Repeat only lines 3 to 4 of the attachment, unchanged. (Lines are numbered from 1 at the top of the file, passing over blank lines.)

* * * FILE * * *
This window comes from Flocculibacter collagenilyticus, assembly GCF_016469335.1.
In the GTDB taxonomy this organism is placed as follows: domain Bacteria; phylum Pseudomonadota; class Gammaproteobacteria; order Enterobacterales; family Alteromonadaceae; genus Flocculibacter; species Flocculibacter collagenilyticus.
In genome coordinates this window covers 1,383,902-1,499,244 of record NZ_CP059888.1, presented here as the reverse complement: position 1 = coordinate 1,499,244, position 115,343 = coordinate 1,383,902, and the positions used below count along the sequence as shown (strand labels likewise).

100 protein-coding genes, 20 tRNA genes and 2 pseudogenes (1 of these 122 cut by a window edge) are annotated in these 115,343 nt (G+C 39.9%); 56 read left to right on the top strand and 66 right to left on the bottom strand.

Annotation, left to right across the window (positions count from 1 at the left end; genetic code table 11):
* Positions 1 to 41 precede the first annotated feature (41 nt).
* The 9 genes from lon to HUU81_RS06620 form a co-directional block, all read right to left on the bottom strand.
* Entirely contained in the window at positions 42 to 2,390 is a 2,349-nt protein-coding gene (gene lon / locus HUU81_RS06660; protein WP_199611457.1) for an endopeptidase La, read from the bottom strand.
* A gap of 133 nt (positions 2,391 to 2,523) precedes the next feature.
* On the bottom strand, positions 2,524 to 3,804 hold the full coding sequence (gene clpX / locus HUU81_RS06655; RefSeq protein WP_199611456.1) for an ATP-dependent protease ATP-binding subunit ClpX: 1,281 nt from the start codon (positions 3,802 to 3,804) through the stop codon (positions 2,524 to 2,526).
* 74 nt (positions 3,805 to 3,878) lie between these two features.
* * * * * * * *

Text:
In genome coordinates this window covers 1,383,902-1,499,244 of record NZ_CP059888.1, presented here as the reverse complement: position 1 = coordinate 1,499,244, position 115,343 = coordinate 1,383,902, and the positions used below count along the sequence as shown (strand labels likewise).

100 protein-coding genes, 20 tRNA genes and 2 pseudogenes (1 of these 122 cut by a window edge) are annotated in these 115,343 nt (G+C 39.9%); 56 read left to right on the top strand and 66 right to left on the bottom strand.